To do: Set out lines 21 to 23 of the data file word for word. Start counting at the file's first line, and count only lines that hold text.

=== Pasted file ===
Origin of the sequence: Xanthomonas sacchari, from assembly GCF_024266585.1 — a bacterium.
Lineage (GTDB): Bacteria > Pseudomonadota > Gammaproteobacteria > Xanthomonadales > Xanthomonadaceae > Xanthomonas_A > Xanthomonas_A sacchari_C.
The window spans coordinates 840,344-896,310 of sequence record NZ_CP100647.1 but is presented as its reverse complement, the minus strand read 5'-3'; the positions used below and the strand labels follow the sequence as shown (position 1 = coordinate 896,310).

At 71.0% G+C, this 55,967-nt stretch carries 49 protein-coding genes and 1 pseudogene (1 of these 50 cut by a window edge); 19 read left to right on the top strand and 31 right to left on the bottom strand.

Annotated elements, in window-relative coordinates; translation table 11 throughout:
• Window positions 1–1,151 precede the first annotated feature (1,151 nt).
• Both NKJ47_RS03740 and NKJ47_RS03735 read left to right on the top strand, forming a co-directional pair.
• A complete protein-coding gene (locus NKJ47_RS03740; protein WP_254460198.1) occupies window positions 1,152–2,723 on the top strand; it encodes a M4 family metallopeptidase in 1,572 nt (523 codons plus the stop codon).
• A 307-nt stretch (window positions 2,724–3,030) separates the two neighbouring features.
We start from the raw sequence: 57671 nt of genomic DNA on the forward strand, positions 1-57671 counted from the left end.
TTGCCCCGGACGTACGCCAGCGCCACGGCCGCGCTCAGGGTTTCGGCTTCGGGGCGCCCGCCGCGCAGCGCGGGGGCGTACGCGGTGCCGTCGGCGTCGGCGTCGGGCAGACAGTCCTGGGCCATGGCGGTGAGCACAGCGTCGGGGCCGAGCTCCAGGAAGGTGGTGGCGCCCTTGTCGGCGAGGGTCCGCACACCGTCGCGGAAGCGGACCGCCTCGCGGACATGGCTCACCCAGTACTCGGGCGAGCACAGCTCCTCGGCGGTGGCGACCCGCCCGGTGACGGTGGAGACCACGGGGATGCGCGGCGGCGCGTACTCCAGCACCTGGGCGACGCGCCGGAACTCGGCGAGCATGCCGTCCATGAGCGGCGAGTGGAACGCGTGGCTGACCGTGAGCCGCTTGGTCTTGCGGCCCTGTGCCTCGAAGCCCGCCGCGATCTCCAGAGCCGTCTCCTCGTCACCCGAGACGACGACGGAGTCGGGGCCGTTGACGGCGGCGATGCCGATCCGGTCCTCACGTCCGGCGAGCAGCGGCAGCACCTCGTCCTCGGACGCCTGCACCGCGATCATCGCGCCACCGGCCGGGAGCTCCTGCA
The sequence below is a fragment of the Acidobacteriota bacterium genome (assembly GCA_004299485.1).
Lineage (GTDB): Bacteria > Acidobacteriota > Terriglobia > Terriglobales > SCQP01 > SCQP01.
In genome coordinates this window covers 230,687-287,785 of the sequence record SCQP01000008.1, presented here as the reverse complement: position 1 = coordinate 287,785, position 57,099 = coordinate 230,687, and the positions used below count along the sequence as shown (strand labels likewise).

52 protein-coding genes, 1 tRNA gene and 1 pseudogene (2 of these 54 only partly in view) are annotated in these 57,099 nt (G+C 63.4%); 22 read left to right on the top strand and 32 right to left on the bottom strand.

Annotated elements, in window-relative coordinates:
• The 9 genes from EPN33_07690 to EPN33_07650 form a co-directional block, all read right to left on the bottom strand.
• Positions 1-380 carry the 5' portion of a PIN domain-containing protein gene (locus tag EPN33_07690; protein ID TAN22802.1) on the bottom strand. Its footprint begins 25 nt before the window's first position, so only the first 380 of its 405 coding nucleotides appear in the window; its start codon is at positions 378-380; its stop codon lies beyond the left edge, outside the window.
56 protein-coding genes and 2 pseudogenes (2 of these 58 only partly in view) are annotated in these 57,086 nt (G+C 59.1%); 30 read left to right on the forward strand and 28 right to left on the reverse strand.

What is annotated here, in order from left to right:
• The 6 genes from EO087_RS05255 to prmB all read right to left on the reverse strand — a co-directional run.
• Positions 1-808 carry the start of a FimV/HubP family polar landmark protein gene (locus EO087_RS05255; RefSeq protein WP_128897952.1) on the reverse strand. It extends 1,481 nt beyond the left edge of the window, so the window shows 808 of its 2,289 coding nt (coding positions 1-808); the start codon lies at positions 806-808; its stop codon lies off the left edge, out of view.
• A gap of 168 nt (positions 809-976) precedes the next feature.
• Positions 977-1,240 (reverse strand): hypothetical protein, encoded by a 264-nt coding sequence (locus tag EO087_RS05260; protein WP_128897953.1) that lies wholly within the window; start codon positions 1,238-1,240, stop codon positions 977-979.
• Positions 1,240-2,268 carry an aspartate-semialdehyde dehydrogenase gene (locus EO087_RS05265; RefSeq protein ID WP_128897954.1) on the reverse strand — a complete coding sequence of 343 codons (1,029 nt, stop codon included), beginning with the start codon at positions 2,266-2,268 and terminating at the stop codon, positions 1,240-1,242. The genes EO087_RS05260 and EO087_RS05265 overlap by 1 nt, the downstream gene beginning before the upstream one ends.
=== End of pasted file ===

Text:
• The 6 genes from EO087_RS05255 to prmB all read right to left on the reverse strand — a co-directional run.
• Positions 1-808 carry the start of a FimV/HubP family polar landmark protein gene (locus EO087_RS05255; RefSeq protein WP_128897952.1) on the reverse strand. It extends 1,481 nt beyond the left edge of the window, so the window shows 808 of its 2,289 coding nt (coding positions 1-808); the start codon lies at positions 806-808; its stop codon lies off the left edge, out of view.
• A gap of 168 nt (positions 809-976) precedes the next feature.